Temasek described as "racist", "false" and "divisive" Facebook posts targeting its Indian employees, standing by its hiring policies while calling for more civility on social media.
Posts have been circulating over the past week highlighting the LinkedIn accounts of Temasek's Indian employees, questioning why the investment firm is hiring foreigners instead of locals.
DBS Bank and Standard Chartered Bank have also come under similar criticism on social media, in what observers said are "real inter-group tensions" that need to be resolved.
Temasek said last Friday in its strongly worded statement: "Some of our colleagues from India have been targeted recently on social media by a divisive, racist campaign. This makes us very angry at the false claims perpetuated. The Singaporeans among us are also ashamed at such hateful behaviour on the Singapore social media."
The issue arose after the Ministry of Manpower earlier this month placed 47 employers - 30 of which were in the financial service and professional service sectors - on a watch list for potentially discriminatory hiring practices.
With the number of people working here, excluding maids, suffering the biggest quarterly contraction on record in the first three months of the year, competition for jobs among locals and foreigners has become a hot-button issue.
While much of the decline was due to significant cutbacks in the number of foreign workers, local employment also dropped slightly, the ministry's labour market report released in June showed.
Temasek said 90 per cent of its 600-strong staff at its headquarters in Singapore are Singaporeans or permanent residents, a ratio similar to that of its senior leadership.
Globally, the nationality mix of its employees is about 60 per cent Singaporean and 40 per cent other nationals, of whom around 10 per cent are Singapore PRs.
The top five groups of foreigners it hires are those from China, the United States, India, Britain and Malaysia.
While it will continue to provide opportunities for its Singaporean workers, Temasek emphasised that it "will be foolish of us not to tap the global pool of talent".
"There is not only value in diversity, but the cross-fertilisation of experiences and ideas across geographies, and the ability to connect the diverse dots, has become one of our key strengths," it added.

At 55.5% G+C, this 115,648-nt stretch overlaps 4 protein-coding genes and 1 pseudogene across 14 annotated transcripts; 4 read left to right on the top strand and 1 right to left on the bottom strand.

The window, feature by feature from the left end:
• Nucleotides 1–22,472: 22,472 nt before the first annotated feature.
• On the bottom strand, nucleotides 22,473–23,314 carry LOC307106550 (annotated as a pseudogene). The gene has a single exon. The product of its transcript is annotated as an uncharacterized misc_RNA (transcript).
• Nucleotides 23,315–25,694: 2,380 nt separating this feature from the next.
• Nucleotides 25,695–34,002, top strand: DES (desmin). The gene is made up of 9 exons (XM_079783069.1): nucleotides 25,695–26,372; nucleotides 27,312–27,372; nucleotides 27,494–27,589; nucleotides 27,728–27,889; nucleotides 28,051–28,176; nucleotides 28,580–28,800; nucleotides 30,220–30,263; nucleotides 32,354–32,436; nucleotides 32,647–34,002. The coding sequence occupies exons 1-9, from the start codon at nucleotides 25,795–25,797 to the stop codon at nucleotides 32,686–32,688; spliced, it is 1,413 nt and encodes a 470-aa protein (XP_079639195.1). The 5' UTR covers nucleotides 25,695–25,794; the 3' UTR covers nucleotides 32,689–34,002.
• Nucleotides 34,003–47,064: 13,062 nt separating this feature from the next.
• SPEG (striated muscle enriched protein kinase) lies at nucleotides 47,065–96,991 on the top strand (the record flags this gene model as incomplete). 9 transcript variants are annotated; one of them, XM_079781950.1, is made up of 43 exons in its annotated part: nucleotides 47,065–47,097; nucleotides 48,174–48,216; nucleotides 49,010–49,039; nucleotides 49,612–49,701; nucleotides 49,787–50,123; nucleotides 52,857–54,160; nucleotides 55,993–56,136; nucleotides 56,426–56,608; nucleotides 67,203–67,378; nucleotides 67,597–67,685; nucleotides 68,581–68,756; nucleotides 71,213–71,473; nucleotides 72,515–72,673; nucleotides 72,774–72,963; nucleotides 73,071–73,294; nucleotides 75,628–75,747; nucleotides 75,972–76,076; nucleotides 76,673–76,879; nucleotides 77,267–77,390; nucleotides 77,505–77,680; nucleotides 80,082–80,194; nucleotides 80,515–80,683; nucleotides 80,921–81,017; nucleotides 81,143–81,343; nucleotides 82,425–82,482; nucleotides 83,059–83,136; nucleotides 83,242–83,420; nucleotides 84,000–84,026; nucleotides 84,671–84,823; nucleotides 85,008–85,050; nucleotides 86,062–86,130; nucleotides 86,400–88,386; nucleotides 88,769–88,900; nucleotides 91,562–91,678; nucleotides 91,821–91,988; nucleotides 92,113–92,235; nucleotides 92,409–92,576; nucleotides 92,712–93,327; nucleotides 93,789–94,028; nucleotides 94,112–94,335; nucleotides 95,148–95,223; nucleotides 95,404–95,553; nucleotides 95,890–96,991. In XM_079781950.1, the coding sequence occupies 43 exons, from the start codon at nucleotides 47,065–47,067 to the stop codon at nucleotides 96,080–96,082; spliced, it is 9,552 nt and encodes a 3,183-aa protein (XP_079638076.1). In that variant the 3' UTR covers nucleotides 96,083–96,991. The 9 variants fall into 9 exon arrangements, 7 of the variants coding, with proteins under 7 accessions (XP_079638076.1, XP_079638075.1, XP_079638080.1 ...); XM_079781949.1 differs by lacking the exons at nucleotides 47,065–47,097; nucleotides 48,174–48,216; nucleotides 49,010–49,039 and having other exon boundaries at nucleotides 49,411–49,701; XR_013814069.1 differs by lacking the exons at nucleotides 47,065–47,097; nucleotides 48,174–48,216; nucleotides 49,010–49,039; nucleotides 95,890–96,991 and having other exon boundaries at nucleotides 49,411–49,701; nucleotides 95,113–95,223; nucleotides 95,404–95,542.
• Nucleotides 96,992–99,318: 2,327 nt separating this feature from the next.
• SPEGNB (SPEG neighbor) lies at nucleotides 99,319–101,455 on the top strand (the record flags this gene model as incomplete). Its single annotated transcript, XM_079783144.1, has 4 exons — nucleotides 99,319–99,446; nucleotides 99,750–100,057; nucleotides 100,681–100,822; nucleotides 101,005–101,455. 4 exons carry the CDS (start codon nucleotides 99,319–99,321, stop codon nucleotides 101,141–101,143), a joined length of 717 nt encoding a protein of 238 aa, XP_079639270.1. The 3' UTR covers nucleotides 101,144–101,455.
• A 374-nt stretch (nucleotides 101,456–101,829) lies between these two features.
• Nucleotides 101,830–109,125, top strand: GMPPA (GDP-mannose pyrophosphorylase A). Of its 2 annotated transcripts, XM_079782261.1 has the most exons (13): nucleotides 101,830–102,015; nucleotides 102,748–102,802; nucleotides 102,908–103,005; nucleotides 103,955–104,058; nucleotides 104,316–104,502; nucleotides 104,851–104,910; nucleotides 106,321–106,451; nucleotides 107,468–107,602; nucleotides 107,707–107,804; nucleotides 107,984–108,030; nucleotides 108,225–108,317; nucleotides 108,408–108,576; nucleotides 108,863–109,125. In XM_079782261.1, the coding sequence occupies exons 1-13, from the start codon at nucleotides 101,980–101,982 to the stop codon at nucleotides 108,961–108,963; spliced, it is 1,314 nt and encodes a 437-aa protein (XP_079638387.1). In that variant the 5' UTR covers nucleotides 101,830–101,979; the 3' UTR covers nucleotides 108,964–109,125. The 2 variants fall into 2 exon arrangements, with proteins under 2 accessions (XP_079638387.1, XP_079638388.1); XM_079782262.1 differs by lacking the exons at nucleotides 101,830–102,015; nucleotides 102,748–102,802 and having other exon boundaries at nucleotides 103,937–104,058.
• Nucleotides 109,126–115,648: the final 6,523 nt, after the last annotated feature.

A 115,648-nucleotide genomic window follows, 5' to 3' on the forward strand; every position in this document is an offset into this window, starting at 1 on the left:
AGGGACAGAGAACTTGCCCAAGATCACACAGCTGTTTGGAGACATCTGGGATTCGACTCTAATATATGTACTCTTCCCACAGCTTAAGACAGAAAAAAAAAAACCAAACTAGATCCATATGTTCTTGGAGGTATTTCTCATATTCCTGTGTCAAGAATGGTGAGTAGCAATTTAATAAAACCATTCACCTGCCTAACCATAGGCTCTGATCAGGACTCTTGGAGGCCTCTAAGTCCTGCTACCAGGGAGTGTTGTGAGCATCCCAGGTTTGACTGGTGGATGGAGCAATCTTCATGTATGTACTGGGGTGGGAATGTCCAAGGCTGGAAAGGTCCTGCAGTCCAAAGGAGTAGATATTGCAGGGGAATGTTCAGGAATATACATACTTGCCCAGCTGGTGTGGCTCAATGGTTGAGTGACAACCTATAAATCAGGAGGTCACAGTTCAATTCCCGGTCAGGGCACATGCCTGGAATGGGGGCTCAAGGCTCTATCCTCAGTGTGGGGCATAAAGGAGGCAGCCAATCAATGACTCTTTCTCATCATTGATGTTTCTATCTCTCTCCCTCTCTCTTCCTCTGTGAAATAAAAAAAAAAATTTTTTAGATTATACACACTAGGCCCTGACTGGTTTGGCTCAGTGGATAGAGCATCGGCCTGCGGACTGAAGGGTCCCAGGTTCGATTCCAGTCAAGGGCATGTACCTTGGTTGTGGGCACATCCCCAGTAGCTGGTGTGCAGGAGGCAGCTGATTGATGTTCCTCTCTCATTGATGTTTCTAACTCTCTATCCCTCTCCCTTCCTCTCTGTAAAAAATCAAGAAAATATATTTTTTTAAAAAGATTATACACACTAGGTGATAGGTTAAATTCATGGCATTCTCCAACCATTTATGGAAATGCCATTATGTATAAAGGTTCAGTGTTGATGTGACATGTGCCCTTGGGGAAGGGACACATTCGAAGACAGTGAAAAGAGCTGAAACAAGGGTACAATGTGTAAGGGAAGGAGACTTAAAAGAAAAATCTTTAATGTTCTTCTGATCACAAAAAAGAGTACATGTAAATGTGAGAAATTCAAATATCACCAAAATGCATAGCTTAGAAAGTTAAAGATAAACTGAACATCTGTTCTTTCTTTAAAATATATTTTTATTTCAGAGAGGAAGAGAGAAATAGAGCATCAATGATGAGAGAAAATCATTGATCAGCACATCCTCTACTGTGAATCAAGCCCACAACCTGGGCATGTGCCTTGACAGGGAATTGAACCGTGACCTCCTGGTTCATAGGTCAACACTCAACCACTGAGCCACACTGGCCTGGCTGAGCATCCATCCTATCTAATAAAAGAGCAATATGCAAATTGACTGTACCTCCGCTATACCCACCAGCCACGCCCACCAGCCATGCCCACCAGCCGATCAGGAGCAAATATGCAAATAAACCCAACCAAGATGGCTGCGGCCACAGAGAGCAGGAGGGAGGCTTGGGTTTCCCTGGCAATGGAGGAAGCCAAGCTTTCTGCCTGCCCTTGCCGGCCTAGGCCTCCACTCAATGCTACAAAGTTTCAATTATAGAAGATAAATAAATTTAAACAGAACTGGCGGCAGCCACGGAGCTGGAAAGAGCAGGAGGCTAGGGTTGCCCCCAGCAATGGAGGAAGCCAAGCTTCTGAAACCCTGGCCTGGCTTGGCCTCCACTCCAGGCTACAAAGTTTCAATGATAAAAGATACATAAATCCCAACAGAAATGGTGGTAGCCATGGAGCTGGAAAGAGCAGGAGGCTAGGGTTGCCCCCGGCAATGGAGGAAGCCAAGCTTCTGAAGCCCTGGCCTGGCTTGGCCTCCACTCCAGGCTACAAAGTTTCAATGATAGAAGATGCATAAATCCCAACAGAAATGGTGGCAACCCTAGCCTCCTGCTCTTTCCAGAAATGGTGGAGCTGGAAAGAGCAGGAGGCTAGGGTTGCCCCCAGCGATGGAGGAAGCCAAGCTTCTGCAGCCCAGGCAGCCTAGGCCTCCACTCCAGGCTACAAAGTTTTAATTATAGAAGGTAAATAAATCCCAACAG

National University of Singapore sociologist Tan Ern Ser said the Facebook posts are not to be encouraged.
"The tendency for being xenophobic is always beneath the surface. It will generate tensions and, if not resolved, will be expressed in words and actions targeted at the group or community seen as a threat," said Professor Tan.
He urged stakeholders to address the source of the unhappiness that triggers the posts rather than just ban them, as it would drive them underground. "I don't think it's just the pandemic, but any condition that makes people feel vulnerable or unfairly treated vis-a-vis another group or community," said Prof Tan.
"There must be other constructive ways in place for people to vent their anger and trust that their concerns would be addressed."
Institute of Policy Studies senior research fellow Mathew Mathews said people become more attuned to unfair hiring practices in times of economic uncertainty.
"But it is one thing to call for a careful examination of what may be unfair hiring practices, and another to take this out on particular groups of immigrants and say disparaging things about them," he said.
"It takes both locals and foreigners working in Singapore to share the burden of finding creative ways to keep economic vitality despite all the restrictions posed by the pandemic."
Without referring to the incident, Second Minister for National Development Indranee Rajah yesterday warned of "toxic" xenophobia that divides society.
"For us, the key and the most important thing is that... we want Singaporeans to have full employment and good income; it does not mean that we have to be nasty."
She added that Singapore will never be completely self-sufficient.
"Even as (we accept foreigners), it must be part of what we can absorb and we hope that there will be training and skills transfer."